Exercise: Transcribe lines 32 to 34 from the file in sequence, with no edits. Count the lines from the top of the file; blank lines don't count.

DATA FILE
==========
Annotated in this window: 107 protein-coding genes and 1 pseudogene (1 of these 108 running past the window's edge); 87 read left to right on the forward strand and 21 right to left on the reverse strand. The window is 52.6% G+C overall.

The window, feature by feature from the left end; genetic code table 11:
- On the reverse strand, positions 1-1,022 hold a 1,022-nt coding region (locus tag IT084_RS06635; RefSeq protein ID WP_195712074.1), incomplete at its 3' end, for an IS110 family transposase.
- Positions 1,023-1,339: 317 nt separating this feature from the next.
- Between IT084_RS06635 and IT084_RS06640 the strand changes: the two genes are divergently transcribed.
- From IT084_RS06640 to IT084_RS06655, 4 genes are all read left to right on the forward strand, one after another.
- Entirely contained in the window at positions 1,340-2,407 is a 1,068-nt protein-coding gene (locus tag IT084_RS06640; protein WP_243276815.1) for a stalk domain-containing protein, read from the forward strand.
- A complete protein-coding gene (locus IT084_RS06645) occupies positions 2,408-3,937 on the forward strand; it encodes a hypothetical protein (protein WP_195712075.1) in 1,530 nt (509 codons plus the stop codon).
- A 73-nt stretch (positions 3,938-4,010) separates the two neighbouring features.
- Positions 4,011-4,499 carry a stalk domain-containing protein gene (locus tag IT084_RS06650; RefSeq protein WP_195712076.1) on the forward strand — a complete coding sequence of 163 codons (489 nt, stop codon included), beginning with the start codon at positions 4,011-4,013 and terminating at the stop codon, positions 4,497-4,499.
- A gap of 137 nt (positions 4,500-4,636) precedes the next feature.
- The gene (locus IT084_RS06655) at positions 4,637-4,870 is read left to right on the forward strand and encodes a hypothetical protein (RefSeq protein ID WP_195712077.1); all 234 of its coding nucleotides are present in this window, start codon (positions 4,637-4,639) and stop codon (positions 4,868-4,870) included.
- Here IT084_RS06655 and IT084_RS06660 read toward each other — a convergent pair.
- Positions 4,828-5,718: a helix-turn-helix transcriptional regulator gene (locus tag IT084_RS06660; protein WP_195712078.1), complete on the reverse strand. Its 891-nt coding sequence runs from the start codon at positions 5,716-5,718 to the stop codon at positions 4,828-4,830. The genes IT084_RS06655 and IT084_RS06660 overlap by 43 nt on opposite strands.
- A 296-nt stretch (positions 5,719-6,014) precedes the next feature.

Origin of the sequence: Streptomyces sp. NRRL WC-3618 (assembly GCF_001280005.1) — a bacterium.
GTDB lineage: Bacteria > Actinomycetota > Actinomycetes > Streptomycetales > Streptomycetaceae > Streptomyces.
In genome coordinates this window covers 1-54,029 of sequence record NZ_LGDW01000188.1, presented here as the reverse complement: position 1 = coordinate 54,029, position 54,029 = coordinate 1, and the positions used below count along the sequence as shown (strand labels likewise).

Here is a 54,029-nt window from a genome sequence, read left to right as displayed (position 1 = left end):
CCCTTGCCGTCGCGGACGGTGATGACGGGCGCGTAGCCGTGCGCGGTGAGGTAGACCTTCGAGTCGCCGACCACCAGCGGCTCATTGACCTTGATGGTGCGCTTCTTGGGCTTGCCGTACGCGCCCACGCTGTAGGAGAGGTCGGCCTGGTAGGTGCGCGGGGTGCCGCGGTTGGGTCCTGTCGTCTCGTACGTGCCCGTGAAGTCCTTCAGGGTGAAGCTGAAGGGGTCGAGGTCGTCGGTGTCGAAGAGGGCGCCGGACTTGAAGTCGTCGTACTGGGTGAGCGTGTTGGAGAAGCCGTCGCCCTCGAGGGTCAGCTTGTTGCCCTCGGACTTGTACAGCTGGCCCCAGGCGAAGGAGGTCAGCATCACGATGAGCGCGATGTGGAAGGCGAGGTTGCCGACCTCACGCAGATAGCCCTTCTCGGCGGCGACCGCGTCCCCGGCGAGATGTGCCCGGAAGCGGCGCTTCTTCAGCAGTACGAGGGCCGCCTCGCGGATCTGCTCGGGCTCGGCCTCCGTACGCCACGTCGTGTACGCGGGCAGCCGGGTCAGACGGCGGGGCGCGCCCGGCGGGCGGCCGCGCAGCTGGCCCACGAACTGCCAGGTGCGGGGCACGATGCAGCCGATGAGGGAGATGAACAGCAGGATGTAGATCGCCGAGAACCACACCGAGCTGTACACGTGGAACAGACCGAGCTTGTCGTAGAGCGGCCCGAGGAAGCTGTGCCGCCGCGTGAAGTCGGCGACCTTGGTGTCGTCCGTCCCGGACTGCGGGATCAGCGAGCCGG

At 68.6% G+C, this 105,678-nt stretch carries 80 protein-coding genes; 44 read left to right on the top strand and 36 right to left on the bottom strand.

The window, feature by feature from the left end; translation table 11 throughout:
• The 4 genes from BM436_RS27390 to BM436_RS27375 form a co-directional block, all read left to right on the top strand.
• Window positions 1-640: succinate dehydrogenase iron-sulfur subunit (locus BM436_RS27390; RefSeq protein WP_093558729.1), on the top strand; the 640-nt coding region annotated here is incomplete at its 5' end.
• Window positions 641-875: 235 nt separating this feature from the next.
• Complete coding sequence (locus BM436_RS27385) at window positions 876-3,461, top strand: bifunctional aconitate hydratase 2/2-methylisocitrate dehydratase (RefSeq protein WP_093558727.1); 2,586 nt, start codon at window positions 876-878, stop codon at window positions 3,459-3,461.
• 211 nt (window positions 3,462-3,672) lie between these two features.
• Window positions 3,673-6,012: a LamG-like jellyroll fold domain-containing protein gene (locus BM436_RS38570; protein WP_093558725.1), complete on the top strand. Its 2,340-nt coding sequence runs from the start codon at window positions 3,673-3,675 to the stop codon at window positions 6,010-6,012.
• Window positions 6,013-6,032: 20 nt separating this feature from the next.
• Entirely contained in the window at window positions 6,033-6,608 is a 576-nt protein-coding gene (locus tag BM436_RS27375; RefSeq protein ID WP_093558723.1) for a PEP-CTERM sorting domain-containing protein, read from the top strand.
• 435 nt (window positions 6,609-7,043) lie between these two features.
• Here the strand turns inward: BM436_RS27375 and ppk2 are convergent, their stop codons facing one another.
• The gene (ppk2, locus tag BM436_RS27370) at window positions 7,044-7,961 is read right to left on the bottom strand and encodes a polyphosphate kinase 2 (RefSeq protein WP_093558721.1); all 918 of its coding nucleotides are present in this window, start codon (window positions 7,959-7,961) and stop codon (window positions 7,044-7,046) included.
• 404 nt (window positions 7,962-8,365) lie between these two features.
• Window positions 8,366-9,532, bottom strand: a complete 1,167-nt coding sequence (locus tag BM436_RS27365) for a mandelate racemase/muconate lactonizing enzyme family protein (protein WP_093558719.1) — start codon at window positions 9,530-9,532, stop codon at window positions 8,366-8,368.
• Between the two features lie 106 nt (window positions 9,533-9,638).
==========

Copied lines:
• Here the strand turns inward: BM436_RS27375 and ppk2 are convergent, their stop codons facing one another.
• The gene (ppk2, locus tag BM436_RS27370) at window positions 7,044-7,961 is read right to left on the bottom strand and encodes a polyphosphate kinase 2 (RefSeq protein WP_093558721.1); all 918 of its coding nucleotides are present in this window, start codon (window positions 7,959-7,961) and stop codon (window positions 7,044-7,046) included.
• 404 nt (window positions 7,962-8,365) lie between these two features.